My mountian goat gun

Discussion in 'Sheep Hunting' started by 338savage, Jul 27, 2018.

  1. 338savage

    338savage Active Member

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    Well I leave in two weeks for my first mountian goat hunt here is the gun I'm taking its 8lbs all in, do u guys think I should shed some weight and leave the bipod? 15327091790567204352906836552859.jpg
     
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  2. 26Reload

    26Reload Well-Known Member

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    You will know when you hike it around for however many miles...
    The extra weight is a waste i think....when classing your goat there will be plenty of time to set your pack around and make due.....
     
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  3. RockyMtnMT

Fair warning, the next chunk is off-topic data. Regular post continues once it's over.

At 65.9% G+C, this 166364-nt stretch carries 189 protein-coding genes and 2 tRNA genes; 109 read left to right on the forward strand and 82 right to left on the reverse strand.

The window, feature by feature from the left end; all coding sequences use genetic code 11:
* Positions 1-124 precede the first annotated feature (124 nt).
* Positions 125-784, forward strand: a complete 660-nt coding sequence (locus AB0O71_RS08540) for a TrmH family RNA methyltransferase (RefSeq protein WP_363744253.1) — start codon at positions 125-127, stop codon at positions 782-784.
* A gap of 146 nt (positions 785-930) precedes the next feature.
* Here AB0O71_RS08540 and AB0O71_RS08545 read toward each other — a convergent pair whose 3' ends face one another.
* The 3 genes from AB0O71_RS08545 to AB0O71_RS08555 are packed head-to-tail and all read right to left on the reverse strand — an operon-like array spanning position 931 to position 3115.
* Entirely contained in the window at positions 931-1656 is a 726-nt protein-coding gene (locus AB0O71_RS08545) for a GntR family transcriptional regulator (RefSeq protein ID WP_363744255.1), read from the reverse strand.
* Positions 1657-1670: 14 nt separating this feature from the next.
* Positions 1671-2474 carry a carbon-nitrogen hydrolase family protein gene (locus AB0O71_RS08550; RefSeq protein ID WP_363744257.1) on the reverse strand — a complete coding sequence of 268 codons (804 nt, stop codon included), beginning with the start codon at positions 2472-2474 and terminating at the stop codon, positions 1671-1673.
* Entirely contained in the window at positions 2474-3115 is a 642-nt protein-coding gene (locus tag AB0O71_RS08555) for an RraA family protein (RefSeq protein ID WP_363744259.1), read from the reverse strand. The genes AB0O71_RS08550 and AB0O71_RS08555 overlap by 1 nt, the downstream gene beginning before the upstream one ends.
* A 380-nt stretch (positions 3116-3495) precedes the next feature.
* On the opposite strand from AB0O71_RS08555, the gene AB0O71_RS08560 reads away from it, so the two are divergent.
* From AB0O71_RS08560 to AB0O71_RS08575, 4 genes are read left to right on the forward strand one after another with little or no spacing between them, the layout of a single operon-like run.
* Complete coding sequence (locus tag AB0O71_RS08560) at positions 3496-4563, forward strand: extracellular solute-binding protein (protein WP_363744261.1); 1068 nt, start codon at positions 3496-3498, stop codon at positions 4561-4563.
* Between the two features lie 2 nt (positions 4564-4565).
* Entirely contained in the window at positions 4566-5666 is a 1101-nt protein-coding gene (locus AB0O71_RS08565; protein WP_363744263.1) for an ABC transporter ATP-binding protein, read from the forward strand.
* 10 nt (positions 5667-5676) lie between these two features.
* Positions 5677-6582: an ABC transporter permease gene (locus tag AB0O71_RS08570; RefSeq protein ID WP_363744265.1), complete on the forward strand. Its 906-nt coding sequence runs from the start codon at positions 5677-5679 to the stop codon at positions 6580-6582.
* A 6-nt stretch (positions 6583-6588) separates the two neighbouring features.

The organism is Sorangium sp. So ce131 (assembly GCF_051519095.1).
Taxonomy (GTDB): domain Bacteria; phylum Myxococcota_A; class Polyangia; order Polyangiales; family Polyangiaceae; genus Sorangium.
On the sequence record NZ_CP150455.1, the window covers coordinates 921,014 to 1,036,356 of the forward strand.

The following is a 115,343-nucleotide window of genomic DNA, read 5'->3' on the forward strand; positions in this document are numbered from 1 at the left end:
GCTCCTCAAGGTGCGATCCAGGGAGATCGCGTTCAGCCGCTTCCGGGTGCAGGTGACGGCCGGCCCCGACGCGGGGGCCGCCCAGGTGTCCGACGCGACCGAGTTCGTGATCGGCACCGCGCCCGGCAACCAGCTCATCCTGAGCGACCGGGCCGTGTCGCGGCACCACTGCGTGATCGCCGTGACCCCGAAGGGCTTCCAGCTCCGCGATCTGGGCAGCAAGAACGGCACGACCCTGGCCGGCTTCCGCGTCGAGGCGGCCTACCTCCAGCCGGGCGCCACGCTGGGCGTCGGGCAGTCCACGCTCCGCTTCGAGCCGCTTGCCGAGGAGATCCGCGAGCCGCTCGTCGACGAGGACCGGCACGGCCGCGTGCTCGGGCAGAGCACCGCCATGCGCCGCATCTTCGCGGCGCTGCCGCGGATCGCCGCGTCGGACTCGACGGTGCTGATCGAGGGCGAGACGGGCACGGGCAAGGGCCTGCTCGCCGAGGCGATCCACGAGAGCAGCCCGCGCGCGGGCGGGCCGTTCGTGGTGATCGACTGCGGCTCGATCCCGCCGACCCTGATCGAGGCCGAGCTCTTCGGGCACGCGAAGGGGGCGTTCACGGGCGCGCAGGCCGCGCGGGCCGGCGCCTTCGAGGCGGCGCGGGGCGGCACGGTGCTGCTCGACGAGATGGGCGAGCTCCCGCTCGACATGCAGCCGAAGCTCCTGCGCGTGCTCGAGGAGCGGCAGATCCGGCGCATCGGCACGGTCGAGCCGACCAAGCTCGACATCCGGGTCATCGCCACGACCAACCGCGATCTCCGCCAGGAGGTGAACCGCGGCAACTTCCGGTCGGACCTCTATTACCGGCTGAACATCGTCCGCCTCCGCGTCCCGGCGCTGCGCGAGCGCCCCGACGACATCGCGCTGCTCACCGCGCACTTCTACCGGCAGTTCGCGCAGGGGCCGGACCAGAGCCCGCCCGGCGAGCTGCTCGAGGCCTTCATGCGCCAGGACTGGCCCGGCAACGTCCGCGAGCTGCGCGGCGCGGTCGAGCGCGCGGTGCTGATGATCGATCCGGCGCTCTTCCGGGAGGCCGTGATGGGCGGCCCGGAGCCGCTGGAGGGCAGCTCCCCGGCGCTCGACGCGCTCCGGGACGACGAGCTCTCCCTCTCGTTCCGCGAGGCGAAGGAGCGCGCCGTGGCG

RockyMtnMT Official LRH Sponsor

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    I know an awful lot of guys run with the bipod but I personally don't like them on a hunting rifle. Hooks on brush, digs into your pack or back. In the way for everything except when you have the right kind of ground that you can use it in. as 26reload said, I prefer to shoot off a pack. I carry a short set of shooting sticks to go with the pack. Between the two I can support the rifle front and rear in most situations.

    Steve
     
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  4. RevJim

    RevJim Well-Known Member

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    Folding shooting sticks or off the pack...
    "phooey" on a bipod! :) Chunk it, re-zero it, run five miles every other day before you leave...but have a ball man! :)